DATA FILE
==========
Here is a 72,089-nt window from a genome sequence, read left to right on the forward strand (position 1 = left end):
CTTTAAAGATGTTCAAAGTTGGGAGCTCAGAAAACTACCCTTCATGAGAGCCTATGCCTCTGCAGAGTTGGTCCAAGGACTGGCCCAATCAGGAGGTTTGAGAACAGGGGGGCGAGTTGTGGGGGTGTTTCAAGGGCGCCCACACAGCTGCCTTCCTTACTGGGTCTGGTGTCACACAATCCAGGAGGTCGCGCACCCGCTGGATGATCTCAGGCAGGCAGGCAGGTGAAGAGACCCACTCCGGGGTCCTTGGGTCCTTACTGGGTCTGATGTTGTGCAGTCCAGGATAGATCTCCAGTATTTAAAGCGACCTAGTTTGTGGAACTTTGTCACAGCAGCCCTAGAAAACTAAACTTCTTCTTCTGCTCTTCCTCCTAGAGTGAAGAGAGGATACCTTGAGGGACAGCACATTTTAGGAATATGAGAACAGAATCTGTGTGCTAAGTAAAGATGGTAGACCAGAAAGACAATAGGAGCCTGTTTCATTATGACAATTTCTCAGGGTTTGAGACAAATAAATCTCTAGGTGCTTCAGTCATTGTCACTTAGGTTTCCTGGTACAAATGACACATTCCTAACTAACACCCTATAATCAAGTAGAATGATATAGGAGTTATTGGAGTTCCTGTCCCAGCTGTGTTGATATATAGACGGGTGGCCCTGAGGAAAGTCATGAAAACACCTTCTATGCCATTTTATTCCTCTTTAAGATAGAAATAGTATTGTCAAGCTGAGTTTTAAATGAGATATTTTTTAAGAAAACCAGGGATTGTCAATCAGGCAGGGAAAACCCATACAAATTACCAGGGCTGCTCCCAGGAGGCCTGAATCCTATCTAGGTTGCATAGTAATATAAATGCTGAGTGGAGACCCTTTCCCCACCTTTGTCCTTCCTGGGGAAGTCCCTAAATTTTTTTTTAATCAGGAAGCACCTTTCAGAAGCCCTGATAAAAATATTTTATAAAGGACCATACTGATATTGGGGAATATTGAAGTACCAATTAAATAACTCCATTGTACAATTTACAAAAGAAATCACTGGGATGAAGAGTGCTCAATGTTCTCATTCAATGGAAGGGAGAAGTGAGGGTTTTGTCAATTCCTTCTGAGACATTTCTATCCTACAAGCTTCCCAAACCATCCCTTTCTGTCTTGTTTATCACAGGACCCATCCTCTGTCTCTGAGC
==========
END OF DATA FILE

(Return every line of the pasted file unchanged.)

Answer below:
Here is a 72,089-nt window from a genome sequence, read left to right on the forward strand (position 1 = left end):
CTTTAAAGATGTTCAAAGTTGGGAGCTCAGAAAACTACCCTTCATGAGAGCCTATGCCTCTGCAGAGTTGGTCCAAGGACTGGCCCAATCAGGAGGTTTGAGAACAGGGGGGCGAGTTGTGGGGGTGTTTCAAGGGCGCCCACACAGCTGCCTTCCTTACTGGGTCTGGTGTCACACAATCCAGGAGGTCGCGCACCCGCTGGATGATCTCAGGCAGGCAGGCAGGTGAAGAGACCCACTCCGGGGTCCTTGGGTCCTTACTGGGTCTGATGTTGTGCAGTCCAGGATAGATCTCCAGTATTTAAAGCGACCTAGTTTGTGGAACTTTGTCACAGCAGCCCTAGAAAACTAAACTTCTTCTTCTGCTCTTCCTCCTAGAGTGAAGAGAGGATACCTTGAGGGACAGCACATTTTAGGAATATGAGAACAGAATCTGTGTGCTAAGTAAAGATGGTAGACCAGAAAGACAATAGGAGCCTGTTTCATTATGACAATTTCTCAGGGTTTGAGACAAATAAATCTCTAGGTGCTTCAGTCATTGTCACTTAGGTTTCCTGGTACAAATGACACATTCCTAACTAACACCCTATAATCAAGTAGAATGATATAGGAGTTATTGGAGTTCCTGTCCCAGCTGTGTTGATATATAGACGGGTGGCCCTGAGGAAAGTCATGAAAACACCTTCTATGCCATTTTATTCCTCTTTAAGATAGAAATAGTATTGTCAAGCTGAGTTTTAAATGAGATATTTTTTAAGAAAACCAGGGATTGTCAATCAGGCAGGGAAAACCCATACAAATTACCAGGGCTGCTCCCAGGAGGCCTGAATCCTATCTAGGTTGCATAGTAATATAAATGCTGAGTGGAGACCCTTTCCCCACCTTTGTCCTTCCTGGGGAAGTCCCTAAATTTTTTTTTAATCAGGAAGCACCTTTCAGAAGCCCTGATAAAAATATTTTATAAAGGACCATACTGATATTGGGGAATATTGAAGTACCAATTAAATAACTCCATTGTACAATTTACAAAAGAAATCACTGGGATGAAGAGTGCTCAATGTTCTCATTCAATGGAAGGGAGAAGTGAGGGTTTTGTCAATTCCTTCTGAGACATTTCTATCCTACAAGCTTCCCAAACCATCCCTTTCTGTCTTGTTTATCACAGGACCCATCCTCTGTCTCTGAGC